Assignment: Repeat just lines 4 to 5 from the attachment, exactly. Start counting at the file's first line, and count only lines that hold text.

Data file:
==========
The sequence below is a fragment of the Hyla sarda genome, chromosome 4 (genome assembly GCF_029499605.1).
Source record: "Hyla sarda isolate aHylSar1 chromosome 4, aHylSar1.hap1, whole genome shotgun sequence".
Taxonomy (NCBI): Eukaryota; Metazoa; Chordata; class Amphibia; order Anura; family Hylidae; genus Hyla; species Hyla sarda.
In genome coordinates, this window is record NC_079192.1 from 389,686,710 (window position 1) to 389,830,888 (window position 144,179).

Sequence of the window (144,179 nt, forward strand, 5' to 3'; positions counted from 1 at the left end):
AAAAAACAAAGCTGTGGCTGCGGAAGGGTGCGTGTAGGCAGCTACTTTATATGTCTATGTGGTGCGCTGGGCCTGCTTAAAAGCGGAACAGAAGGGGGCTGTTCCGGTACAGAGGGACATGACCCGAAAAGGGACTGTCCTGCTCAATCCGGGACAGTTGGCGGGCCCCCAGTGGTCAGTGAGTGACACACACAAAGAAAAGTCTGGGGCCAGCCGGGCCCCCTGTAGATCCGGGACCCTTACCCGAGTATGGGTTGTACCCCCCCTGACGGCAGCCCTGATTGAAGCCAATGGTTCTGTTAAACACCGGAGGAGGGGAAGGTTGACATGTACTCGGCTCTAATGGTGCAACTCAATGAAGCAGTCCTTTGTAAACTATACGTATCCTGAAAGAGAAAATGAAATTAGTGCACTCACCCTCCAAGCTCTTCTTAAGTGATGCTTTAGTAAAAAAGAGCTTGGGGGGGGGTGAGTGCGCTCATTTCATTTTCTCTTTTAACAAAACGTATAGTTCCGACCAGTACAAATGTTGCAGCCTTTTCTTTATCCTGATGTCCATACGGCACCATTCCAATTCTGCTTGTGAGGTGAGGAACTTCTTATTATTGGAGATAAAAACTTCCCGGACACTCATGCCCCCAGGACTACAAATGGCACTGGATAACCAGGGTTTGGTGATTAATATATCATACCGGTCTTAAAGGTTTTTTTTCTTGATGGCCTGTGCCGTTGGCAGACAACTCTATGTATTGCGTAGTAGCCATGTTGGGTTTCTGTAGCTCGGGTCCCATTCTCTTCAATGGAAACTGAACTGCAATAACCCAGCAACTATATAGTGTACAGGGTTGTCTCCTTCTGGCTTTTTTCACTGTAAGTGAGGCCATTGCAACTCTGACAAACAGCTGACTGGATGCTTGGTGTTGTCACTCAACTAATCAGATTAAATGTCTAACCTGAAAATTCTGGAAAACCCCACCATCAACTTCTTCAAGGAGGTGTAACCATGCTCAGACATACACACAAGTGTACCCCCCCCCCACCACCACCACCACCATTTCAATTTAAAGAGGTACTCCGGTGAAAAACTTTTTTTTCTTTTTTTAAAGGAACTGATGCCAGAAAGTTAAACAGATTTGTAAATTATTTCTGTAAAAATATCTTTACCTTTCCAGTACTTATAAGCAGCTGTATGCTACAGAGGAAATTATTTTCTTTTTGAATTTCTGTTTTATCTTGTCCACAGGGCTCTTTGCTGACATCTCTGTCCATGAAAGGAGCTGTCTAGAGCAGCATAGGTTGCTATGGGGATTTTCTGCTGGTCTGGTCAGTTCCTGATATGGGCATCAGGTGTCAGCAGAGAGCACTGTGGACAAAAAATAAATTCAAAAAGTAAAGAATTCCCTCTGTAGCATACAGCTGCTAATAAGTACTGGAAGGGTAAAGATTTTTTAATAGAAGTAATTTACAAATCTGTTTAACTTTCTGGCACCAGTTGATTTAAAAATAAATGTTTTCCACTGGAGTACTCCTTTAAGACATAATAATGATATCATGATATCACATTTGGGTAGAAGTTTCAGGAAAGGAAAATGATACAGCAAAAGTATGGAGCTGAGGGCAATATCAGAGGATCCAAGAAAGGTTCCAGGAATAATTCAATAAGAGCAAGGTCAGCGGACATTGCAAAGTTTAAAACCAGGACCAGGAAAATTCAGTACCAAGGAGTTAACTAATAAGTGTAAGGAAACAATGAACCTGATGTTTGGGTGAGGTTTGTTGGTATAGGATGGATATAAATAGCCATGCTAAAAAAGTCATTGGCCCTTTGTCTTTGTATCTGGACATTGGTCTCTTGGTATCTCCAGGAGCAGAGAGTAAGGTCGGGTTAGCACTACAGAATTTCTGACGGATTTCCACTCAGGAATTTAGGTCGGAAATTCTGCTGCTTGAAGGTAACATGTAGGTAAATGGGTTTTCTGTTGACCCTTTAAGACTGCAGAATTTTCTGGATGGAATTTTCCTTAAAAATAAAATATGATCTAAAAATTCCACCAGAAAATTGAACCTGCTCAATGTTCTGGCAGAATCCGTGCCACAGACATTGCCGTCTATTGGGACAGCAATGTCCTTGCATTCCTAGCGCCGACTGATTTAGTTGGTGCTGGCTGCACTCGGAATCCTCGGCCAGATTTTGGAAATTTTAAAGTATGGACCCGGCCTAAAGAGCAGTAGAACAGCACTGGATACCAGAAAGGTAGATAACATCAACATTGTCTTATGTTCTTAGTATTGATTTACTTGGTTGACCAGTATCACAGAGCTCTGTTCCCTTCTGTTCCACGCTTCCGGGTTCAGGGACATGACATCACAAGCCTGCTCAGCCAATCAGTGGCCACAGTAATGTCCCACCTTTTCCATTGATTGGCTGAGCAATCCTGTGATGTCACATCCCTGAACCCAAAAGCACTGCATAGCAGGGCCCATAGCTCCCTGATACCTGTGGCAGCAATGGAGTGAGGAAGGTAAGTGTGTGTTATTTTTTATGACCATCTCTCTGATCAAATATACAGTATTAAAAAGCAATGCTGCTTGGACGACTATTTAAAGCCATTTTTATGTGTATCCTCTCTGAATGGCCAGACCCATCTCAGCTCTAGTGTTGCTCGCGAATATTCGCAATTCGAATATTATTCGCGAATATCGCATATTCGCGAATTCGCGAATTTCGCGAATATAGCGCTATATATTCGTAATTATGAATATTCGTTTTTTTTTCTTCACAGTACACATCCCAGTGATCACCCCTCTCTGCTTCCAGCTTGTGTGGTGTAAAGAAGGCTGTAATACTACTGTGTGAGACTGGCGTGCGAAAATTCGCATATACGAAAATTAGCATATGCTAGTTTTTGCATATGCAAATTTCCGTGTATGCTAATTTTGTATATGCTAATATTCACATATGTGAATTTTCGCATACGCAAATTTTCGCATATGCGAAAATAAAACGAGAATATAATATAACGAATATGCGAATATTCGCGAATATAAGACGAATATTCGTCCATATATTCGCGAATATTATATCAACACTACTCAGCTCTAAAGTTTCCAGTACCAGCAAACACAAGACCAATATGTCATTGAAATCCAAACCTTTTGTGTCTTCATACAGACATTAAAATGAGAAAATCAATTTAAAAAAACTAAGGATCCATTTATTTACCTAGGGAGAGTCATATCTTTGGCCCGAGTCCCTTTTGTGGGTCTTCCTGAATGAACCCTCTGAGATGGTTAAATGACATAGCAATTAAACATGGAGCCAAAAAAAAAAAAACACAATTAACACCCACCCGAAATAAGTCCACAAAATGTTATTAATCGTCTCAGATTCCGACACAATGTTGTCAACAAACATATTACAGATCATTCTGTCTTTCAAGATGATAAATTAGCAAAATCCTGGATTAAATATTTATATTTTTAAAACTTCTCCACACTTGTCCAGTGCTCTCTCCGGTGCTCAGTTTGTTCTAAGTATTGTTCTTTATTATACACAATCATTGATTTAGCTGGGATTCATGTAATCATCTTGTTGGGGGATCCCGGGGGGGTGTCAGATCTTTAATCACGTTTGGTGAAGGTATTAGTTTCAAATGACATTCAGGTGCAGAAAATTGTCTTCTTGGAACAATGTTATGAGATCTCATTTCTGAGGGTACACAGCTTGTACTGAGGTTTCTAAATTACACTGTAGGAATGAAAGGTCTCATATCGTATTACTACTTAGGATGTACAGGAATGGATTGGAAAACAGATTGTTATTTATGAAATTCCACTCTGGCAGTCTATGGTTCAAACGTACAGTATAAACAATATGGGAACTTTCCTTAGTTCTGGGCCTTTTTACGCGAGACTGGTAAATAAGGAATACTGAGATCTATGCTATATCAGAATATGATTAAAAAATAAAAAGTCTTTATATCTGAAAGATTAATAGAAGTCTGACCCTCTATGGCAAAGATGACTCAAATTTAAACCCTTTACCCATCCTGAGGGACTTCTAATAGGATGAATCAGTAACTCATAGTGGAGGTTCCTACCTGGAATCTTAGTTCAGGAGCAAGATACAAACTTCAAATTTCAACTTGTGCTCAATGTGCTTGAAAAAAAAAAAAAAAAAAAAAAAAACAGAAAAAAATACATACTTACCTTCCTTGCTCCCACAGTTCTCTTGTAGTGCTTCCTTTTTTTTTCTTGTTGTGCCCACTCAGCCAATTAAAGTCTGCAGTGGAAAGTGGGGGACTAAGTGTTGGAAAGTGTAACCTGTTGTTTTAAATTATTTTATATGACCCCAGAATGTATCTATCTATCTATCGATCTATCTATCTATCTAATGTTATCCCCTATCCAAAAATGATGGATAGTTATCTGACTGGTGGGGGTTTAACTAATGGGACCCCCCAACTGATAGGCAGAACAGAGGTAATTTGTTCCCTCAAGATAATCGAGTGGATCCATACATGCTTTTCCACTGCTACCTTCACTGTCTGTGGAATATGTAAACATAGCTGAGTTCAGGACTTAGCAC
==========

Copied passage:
In genome coordinates, this window is record NC_079192.1 from 389,686,710 (window position 1) to 389,830,888 (window position 144,179).

Sequence of the window (144,179 nt, forward strand, 5' to 3'; positions counted from 1 at the left end):